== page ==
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A carousel and app drawer

The unique experience begins on the home page, with the carousel of recently-used applications that allows users to scan left and right through their recent activity without delving through app menus.

One of the key advantages of this is the ability to select, for example, an email from that portion of the carousel without heading into the Email application first. Items like your recently viewed products on Amazon or recently taken photos can also be opened in this manner.

There are two further elements to the Homescreen. A swipe from the left edge brings up a menu offering quick access to apps, games, music, videos, the internet, shopping and more, while a swipe from the right edge brings up app specific information depending.

For example, within the Prime Instant Video app, it’ll bring up recommendations, while the Calendar app will show upcoming appointments. If you’re shopping (as Amazon hopes you will be) it’ll showcase items other viewers frequently bought.

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The right hand tilt menu in Amazon Prime Instant Video (left) and the browser (right)

When using the Silk Browser, the right panel shows sections for the website you’re visiting (BBC shows news, sport, etc.), but perhaps the most useful integration is within messages, where a right tilt will reveal photos that can be easily attached with a single tap.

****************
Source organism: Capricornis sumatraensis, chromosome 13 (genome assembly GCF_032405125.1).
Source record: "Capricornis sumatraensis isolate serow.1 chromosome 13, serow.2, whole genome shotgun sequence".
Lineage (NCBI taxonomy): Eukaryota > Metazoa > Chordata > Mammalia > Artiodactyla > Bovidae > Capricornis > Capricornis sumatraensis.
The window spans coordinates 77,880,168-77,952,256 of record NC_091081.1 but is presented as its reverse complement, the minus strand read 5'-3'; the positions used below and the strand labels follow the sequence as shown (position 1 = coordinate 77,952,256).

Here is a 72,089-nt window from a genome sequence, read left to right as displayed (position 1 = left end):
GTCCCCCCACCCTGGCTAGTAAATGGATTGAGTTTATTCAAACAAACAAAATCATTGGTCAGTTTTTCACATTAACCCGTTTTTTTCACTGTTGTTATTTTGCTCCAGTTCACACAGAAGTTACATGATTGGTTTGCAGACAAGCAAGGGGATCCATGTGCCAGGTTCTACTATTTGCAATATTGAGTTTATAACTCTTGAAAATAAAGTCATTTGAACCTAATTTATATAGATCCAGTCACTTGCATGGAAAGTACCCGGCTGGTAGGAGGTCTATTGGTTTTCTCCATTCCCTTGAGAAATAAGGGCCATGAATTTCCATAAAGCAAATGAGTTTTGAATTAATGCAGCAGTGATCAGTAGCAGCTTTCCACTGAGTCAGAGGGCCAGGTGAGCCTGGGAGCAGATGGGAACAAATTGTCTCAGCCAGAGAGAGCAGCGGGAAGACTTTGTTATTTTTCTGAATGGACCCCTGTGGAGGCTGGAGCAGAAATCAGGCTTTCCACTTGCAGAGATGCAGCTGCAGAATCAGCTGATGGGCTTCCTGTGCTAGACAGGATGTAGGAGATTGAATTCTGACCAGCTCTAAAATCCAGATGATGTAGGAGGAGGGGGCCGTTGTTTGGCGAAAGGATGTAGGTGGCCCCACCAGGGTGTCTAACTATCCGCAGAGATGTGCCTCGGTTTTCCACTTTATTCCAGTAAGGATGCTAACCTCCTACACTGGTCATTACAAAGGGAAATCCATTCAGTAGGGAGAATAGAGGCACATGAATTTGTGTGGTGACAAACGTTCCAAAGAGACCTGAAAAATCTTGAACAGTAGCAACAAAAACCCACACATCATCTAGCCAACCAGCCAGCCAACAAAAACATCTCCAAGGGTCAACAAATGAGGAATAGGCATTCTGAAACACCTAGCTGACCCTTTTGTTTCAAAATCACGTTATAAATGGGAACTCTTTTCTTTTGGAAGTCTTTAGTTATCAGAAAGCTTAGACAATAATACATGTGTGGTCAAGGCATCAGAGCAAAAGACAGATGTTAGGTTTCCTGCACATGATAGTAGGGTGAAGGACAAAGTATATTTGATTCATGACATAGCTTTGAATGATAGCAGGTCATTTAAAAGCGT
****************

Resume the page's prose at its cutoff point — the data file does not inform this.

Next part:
However, what really makes this unique is the Dynamic Perspective tool that allows users to access these menus with tilting gestures rather than manual swipes. This is all made possible thanks to those four motion sensing cameras.

Amazon made a lot out of this when revealing the device and with good reason. A tilt to the left will always open the left menu, while a tilt back to the right will close it. The same goes for the right menu.

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Maps app without (left) and with (right) Peek activated

It has also integrated another innovation called Peek, which allows you to glean further information about an item or object just by tilting the device slightly. For example, in the Photos app enabling Peek will show when the pics were snapped and in Maps (see above), it’ll reveal the name of businesses and their Yelp score.

The idea is to make the phone easier to use with one hand and, although it takes a little getting used to, it works pretty well. Initially we found ourselves moving our heads to compensate for the display tilt.